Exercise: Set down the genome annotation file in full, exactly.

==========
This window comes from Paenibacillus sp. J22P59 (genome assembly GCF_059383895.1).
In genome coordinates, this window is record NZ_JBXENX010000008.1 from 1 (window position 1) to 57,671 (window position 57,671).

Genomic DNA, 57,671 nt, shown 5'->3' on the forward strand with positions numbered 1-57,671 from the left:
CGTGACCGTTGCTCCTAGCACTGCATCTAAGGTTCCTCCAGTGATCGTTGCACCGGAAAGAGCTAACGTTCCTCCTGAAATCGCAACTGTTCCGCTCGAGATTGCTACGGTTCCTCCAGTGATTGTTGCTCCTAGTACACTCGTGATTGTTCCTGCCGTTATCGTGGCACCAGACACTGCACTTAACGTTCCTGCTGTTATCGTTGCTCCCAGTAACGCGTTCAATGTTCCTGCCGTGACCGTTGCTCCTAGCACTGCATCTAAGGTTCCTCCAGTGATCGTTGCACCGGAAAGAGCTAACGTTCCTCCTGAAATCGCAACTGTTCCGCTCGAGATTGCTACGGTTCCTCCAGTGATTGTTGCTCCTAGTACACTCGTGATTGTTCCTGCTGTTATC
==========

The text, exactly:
This window comes from Paenibacillus sp. J22P59 (genome assembly GCF_059383895.1).
In genome coordinates, this window is record NZ_JBXENX010000008.1 from 1 (window position 1) to 57,671 (window position 57,671).

Genomic DNA, 57,671 nt, shown 5'->3' on the forward strand with positions numbered 1-57,671 from the left:
CGTGACCGTTGCTCCTAGCACTGCATCTAAGGTTCCTCCAGTGATCGTTGCACCGGAAAGAGCTAACGTTCCTCCTGAAATCGCAACTGTTCCGCTCGAGATTGCTACGGTTCCTCCAGTGATTGTTGCTCCTAGTACACTCGTGATTGTTCCTGCCGTTATCGTGGCACCAGACACTGCACTTAACGTTCCTGCTGTTATCGTTGCTCCCAGTAACGCGTTCAATGTTCCTGCCGTGACCGTTGCTCCTAGCACTGCATCTAAGGTTCCTCCAGTGATCGTTGCACCGGAAAGAGCTAACGTTCCTCCTGAAATCGCAACTGTTCCGCTCGAGATTGCTACGGTTCCTCCAGTGATTGTTGCTCCTAGTACACTCGTGATTGTTCCTGCTGTTATC